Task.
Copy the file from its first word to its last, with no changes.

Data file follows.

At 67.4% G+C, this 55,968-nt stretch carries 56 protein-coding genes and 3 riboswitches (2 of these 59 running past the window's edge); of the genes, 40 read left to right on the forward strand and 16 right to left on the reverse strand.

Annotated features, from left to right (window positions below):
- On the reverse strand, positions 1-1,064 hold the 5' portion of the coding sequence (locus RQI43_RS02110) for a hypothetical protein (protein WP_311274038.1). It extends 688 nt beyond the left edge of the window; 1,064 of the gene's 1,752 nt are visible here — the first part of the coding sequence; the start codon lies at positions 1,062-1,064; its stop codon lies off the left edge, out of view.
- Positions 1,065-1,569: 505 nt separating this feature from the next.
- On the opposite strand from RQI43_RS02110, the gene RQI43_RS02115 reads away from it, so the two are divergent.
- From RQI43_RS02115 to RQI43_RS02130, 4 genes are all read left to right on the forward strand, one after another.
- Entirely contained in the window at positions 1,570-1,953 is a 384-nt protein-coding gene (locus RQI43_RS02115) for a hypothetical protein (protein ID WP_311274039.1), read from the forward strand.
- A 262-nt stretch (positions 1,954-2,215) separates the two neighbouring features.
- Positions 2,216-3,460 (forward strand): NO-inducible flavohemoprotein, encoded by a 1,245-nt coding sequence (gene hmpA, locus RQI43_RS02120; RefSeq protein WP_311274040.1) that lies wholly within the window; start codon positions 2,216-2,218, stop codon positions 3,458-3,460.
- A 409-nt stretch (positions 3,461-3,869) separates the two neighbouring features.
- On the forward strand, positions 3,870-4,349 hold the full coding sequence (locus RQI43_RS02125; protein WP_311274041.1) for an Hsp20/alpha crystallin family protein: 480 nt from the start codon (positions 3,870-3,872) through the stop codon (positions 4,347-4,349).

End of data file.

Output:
At 67.4% G+C, this 55,968-nt stretch carries 56 protein-coding genes and 3 riboswitches (2 of these 59 running past the window's edge); of the genes, 40 read left to right on the forward strand and 16 right to left on the reverse strand.

Annotated features, from left to right (window positions below):
- On the reverse strand, positions 1-1,064 hold the 5' portion of the coding sequence (locus RQI43_RS02110) for a hypothetical protein (protein WP_311274038.1). It extends 688 nt beyond the left edge of the window; 1,064 of the gene's 1,752 nt are visible here — the first part of the coding sequence; the start codon lies at positions 1,062-1,064; its stop codon lies off the left edge, out of view.
- Positions 1,065-1,569: 505 nt separating this feature from the next.
- On the opposite strand from RQI43_RS02110, the gene RQI43_RS02115 reads away from it, so the two are divergent.
- From RQI43_RS02115 to RQI43_RS02130, 4 genes are all read left to right on the forward strand, one after another.
- Entirely contained in the window at positions 1,570-1,953 is a 384-nt protein-coding gene (locus RQI43_RS02115) for a hypothetical protein (protein ID WP_311274039.1), read from the forward strand.
- A 262-nt stretch (positions 1,954-2,215) separates the two neighbouring features.
- Positions 2,216-3,460 (forward strand): NO-inducible flavohemoprotein, encoded by a 1,245-nt coding sequence (gene hmpA, locus RQI43_RS02120; RefSeq protein WP_311274040.1) that lies wholly within the window; start codon positions 2,216-2,218, stop codon positions 3,458-3,460.
- A 409-nt stretch (positions 3,461-3,869) separates the two neighbouring features.
- On the forward strand, positions 3,870-4,349 hold the full coding sequence (locus RQI43_RS02125; protein WP_311274041.1) for an Hsp20/alpha crystallin family protein: 480 nt from the start codon (positions 3,870-3,872) through the stop codon (positions 4,347-4,349).